(I am by no means talking about respecting actual criminals, however. Their punishment is due. But even them we won’t needlessly torment. Their punishment must be productive, and deserved.)
And so I am declaring here and now, that anyone who acts like this, is not one of us, and should be marginalized and disowned, as not part of our movement, and not anyone we any longer wish to deal with. In fact it is especially important on this point that we prove that these vile pissants are a minority in our movement, by making sure our condemnation of them is vocalized and our numbers seen. We must downvote their bullshit, call it out in comments, blog our outrage.
Don’t assume that because someone else did that, that it’s covered and you can give it a miss. No, we need to show numbers. So speak out wherever you see these two sides at loggerheads, and voice your affiliation, so it’s clear how many of us there are, against them. And this very much is an us vs. them situation. The compassionate vs. the vile. You can’t sit on the fence on this one. In a free society, apathy is an endorsement of villainy.
This also applies to the sexists and racists and other dirtbags who try to make themselves seem reasonable through the specious tactic of merely not using curse words or insults, as if that is all that it takes to be a reasonable person. No, when you see apologists for sexism and racism and other anti-humanistic views of the world, views that have at their core a fundamental lack of empathy for other human beings and a pathological disinterest in seeing how things look from perspectives not their own, views that place narcissistic self-interest above genuine concern for how other people are doing, even when they try to mimic what they think “sounding reasonable” looks like, you needn’t resort to invective or insults, but on the same even keel they are pretending at, simply declare that they are not one of you, but are one of them. The people we want nothing more to do with. Until and unless they realize their own sins and repent of them. Feel free to calmly explain why.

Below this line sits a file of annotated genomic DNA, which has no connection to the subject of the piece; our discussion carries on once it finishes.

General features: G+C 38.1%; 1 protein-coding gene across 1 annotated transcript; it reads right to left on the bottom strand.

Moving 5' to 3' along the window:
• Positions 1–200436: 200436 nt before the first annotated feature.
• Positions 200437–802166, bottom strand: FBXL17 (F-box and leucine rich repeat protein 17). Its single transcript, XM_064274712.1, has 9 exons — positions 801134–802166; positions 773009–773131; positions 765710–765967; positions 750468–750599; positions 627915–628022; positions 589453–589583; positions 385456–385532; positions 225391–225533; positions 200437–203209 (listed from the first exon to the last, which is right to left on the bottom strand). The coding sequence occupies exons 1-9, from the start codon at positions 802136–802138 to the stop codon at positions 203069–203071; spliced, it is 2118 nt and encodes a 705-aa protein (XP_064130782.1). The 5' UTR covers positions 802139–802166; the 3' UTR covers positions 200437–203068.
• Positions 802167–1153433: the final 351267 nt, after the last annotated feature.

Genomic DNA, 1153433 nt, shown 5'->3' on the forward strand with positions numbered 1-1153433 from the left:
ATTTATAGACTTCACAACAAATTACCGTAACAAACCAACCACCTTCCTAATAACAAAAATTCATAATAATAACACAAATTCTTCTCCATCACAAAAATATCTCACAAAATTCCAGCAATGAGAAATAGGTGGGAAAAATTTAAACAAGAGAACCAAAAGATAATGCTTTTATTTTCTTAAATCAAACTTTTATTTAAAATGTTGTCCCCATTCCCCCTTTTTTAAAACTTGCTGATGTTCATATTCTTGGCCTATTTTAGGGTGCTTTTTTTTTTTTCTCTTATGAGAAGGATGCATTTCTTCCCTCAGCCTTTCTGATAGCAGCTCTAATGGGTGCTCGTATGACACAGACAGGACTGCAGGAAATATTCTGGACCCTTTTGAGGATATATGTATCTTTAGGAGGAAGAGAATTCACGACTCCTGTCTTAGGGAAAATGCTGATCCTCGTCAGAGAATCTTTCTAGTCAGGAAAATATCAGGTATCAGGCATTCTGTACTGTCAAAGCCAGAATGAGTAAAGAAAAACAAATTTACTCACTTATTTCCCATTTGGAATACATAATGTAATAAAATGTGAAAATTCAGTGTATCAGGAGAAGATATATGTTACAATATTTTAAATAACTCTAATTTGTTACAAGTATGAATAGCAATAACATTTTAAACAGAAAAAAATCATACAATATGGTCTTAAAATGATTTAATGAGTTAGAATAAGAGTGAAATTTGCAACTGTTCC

(But be empathic enough to assume at first that someone being an ignorant dufus is really just ignorant and misinformed, and not a douchebag; give them at least one shot at being educable, before kicking them into the sewers to wallow with their peeps.)
And of course the third value we must lay as the foundation of Atheism+ is:
3. We believe in personal integrity. That means we believe in being honest and forthright, and consistent in our values. Hypocrisy to us is among the greatest sins, and we will denounce it everywhere, and purge it whenever we discover it in ourselves.
This may seem uncontroversial, a no brainer, but it really needs special emphasis, it needs to be something we consciously define ourselves by, so that it is ever on our minds when we decide who to be and what to praise or denounce or fight for or against. It must actually shame us when we are discovered to be hypocritical or dishonest in any significant way, and our integrity ought always drive us to correct ourselves when that happens. Our integrity ought to be important to us.
We must integrate this ideal of personal integrity into our very self-identity. Those who don’t, those who aren’t shamed by being exposed as liars or hypocrits, those who persist in being dishonest or inconsistent even when their dishonesty or inconsistency has been soundly proven, is not one of us, and is to be marginalized and disowned, as not part of our movement, and not anyone we any longer wish to deal with.